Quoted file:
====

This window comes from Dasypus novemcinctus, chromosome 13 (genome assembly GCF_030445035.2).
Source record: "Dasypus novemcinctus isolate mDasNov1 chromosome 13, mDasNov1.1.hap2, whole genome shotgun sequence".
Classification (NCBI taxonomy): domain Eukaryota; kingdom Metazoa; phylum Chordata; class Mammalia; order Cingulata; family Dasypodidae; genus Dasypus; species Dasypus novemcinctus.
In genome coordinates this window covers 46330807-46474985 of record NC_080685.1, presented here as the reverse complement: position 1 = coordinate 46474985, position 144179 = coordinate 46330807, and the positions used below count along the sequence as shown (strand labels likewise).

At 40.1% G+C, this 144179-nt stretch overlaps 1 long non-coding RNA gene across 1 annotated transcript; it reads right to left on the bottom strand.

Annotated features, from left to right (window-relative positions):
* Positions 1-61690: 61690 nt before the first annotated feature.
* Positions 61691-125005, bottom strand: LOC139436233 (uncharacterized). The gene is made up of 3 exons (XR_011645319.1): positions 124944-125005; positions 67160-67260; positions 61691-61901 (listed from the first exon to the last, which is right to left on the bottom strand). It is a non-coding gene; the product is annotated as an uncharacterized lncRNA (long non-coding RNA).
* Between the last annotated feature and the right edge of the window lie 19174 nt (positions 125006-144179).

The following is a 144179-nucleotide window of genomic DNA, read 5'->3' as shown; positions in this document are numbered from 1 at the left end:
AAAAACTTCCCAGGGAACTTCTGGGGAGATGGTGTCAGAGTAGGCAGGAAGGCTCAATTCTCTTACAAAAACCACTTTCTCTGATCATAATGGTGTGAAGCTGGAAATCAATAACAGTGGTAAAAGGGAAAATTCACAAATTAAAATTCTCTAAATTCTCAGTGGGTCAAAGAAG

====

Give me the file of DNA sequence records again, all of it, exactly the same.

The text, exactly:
This window comes from Dasypus novemcinctus, chromosome 13 (genome assembly GCF_030445035.2).
Source record: "Dasypus novemcinctus isolate mDasNov1 chromosome 13, mDasNov1.1.hap2, whole genome shotgun sequence".
Classification (NCBI taxonomy): domain Eukaryota; kingdom Metazoa; phylum Chordata; class Mammalia; order Cingulata; family Dasypodidae; genus Dasypus; species Dasypus novemcinctus.
In genome coordinates this window covers 46330807-46474985 of record NC_080685.1, presented here as the reverse complement: position 1 = coordinate 46474985, position 144179 = coordinate 46330807, and the positions used below count along the sequence as shown (strand labels likewise).

At 40.1% G+C, this 144179-nt stretch overlaps 1 long non-coding RNA gene across 1 annotated transcript; it reads right to left on the bottom strand.

Annotated features, from left to right (window-relative positions):
* Positions 1-61690: 61690 nt before the first annotated feature.
* Positions 61691-125005, bottom strand: LOC139436233 (uncharacterized). The gene is made up of 3 exons (XR_011645319.1): positions 124944-125005; positions 67160-67260; positions 61691-61901 (listed from the first exon to the last, which is right to left on the bottom strand). It is a non-coding gene; the product is annotated as an uncharacterized lncRNA (long non-coding RNA).
* Between the last annotated feature and the right edge of the window lie 19174 nt (positions 125006-144179).

The following is a 144179-nucleotide window of genomic DNA, read 5'->3' as shown; positions in this document are numbered from 1 at the left end:
AAAAACTTCCCAGGGAACTTCTGGGGAGATGGTGTCAGAGTAGGCAGGAAGGCTCAATTCTCTTACAAAAACCACTTTCTCTGATCATAATGGTGTGAAGCTGGAAATCAATAACAGTGGTAAAAGGGAAAATTCACAAATTAAAATTCTCTAAATTCTCAGTGGGTCAAAGAAG